Author Archives: Nichole Bennett

Ups and downs of a new relase

ImageWeather in the Black Hills of South Dakota can be fickle. This morning, for example, it was snowing. Tomorrow it is supposed to be in the 60s.

The past few months have had the same up and down trend. Finishing a book brings a wonderful feeling. Rereading it for the twelfth time looking for typos is more daunting. Opening that box of books is a real rush. Trying to set up book signings means a lot of time on the phone.

Don’t get me wrong! I enjoy every step. I just like some of them more than others.

Sleeping Bear has been a long process. It took me longer to write it because “life” kept getting in the way. Life and weather. I find it hard to write about the hundred degree summer temperatures when the wind chill makes it feel twelve below.

And now that the weather is starting to warm up, I’m so excited that Sleeping Bear is available.

Sleeping Bear, a follow up to Ghost Mountain, takes place during the annual motorcycle rally in Western South Dakota. It’s a wild and crazy event that truly must be experienced to be believed. And even then you might not believe it!

Combining the motorcycle rally with a local Lakota landmark wasn’t the challenge I first thought it would be. Mato Paha, better known as Bear Butte, is an amazing location that anyone visiting the area should stop and see.

Even though Sleeping Bear is a mystery, I hope I was able to honor all the various cultures in the book: Celtic, Lakota, motorcycle, tourist. Each of those cultures is important to the story–and to me.

If you do pick up a copy of Sleeping Bear (and I really hope you do!), I’d love to know what you think of it.

Blessings!
Nichole

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A warm meal for a cold day….

brrrrrrLet’s face it.  It’s cold outside.

I mean, really, really cold.

And I don’t like the cold.

Thankfully, we don’t have the sketchy power surges some areas of the country have and we are accustomed to January being on the cool side.  Also, the Black Hills can be odd…it was 60 degrees this past Saturday.  Today’s high was 12.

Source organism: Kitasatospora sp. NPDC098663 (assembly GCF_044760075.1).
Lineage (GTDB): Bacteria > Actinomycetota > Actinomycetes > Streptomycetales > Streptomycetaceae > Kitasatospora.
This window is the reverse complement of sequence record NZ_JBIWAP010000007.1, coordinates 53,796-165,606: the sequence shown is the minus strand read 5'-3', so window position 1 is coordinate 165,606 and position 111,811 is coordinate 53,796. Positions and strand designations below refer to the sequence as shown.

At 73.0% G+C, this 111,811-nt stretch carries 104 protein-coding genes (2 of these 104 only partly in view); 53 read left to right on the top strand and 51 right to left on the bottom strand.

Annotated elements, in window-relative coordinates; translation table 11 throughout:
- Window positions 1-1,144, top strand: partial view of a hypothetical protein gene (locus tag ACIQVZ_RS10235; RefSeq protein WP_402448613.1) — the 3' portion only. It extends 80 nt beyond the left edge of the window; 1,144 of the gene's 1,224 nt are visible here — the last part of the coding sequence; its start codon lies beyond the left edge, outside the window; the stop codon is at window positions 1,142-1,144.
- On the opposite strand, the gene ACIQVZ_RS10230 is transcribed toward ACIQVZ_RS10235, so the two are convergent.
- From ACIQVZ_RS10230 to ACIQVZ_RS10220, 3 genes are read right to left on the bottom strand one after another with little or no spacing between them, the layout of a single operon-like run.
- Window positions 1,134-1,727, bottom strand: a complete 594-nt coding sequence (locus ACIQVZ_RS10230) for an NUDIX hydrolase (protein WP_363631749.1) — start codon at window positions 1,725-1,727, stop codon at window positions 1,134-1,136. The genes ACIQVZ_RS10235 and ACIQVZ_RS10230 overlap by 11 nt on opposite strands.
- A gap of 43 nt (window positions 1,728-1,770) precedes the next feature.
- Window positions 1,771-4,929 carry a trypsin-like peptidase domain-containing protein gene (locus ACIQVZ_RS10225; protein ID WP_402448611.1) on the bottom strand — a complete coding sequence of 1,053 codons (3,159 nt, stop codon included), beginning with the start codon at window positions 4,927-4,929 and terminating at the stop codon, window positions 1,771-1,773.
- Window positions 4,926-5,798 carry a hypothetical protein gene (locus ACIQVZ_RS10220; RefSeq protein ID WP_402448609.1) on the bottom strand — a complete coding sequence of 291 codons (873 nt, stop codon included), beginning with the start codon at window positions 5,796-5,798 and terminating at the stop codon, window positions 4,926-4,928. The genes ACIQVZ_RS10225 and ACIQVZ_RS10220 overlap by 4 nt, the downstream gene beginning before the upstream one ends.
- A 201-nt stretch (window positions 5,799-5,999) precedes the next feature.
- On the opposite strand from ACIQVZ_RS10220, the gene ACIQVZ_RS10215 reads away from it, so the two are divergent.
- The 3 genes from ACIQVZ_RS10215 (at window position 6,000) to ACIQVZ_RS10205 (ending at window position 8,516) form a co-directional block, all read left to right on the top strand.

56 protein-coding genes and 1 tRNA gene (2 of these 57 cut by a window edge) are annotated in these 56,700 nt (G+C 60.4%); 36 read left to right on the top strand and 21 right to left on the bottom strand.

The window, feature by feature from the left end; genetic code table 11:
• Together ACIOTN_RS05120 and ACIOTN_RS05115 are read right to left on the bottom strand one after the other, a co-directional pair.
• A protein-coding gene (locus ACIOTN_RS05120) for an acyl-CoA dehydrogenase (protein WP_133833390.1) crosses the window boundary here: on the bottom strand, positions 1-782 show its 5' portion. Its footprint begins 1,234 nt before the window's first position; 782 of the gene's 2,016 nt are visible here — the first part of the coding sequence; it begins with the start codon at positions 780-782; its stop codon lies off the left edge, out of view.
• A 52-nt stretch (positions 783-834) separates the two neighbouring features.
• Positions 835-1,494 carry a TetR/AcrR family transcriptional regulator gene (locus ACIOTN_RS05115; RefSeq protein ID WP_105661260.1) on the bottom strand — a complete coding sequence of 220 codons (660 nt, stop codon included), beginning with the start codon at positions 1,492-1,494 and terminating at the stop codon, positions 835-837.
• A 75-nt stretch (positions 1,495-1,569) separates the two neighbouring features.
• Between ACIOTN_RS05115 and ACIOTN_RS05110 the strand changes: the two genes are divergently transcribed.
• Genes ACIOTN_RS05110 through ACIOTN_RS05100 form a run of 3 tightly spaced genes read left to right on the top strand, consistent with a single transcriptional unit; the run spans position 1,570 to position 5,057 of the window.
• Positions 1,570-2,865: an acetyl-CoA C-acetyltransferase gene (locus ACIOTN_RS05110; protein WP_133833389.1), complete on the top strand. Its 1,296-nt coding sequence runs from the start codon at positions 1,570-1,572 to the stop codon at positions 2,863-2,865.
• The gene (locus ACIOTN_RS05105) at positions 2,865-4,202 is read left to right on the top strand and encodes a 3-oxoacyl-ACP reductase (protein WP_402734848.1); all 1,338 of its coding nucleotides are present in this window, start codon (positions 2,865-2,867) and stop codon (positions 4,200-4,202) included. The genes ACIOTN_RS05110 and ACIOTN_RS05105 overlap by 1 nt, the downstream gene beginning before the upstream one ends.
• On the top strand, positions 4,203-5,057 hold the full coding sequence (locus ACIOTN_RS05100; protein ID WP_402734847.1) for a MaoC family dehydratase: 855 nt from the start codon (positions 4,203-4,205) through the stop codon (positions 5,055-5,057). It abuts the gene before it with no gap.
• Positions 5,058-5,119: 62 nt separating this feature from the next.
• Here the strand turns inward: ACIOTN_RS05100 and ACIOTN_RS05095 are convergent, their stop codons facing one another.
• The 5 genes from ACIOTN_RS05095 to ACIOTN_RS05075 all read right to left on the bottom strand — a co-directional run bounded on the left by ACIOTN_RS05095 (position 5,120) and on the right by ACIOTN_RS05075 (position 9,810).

So as I’m sitting in my office, listening to the howling of the wind, staring at the review copy of Sleeping Bear, I opted to make this a short (but timely) post and instead of share amazing words of writing wisdom — or even the half-baked ideas I usually have — I thought I’d share one of my favorite cold weather dinner recipes.

Oh, and I’ve had both of these recipes for awhile, and don’t remember where I originally found them.

Potato Bacon Soup (makes a big pot!)

  • 6 slices Thin Bacon, Cut Into 1-inch Pieces
  • 1 whole Medium Onion, Diced
  • 3 whole Carrots, Scrubbed Clean And Diced
  • 3 stalks Celery, Diced
  • 6 whole Small Russet Potatoes, Peeled And Diced
  • 8 cups Chicken Broth
  • 3 Tablespoons All-purpose Flour
  • 1 cup Milk
  • 1/2 cup Heavy Cream
  • 1 cup Grated Cheese Of Your Choice

Directions:

  1. Add bacon pieces to a soup pot over medium heat and cook bacon until crisp and fat is rendered. Remove the bacon from the pot and set it aside. Pour off most of the grease, but do not clean the pot.
  2. Return the hot to medium-high heat and add the onions, carrots, and celery. Stir and cook for 2 minutes or so, then add the diced potatoes. Cook for 5 minutes, seasoning with salt, pepper, and Cajun spice.
  3. Pour in the broth and bring it to a gentle boil. Cook for 10 minutes, or until the potatoes are starting to get tender. Whisk together the flour and the milk, then pour into the soup and allow the soup to cook for another 5 minutes.
  4. Blend half to 2/3 of the soup in a blender/food process until completely smooth. Pour it back into the soup pot. Let it heat back up and taste for seasonings (salt, pepper, etc), adding more of what it needs. Stir in cream.
  5. Serve in bowls garnished with parsley, grated cheese and crisp bacon pieces if desired.

Beer Bread (makes 1 1/2 pound loaf in the bread maker)

  • 1 1/8 cups beer (9 ounces)
  • 2 tablespoons olive oil
  • 3 1/2 cups bread flour
  • 1/4 cup sugar
  • 3/4 teaspoon salt
  • 1 3/4 teaspoons fast rising yeast (or 2 1/4 t. bread machine yeast)

Directions:

  1. Pour beer into a bowl and let stand at room temperature for a few hours to go flat.
  2. Place all ingredients in the pan according to the order in the manufacturer’s directions.
  3. Set crust on dark and program for the Basic cycle; press Start.
  4. Let cool to room temperature before slicing.

Bon Appetit!

Nichole
Nichole R. Bennett has been an avid mystery reader from a young age.  Her first novel, Ghost Mountain, is available from Second Wind Publishing. Her second novel, Sleeping Bear, will be available soon.  When she’s not writing, Nichole can be found doing a plethora of crafty things, drinking coffee, eating chocolate, or spending too much time online.  And staying warm.

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Is it a resolution or a goal?

ImageI love lists.  And I love crossing things off of lists.

This time of year, therefore, makes me almost giddy!  There was a list for my holiday baking, a list for Christmas presents, a list for the grocery store, and my weekly to-do list.  And, of course, a list for both 2013 and 2014.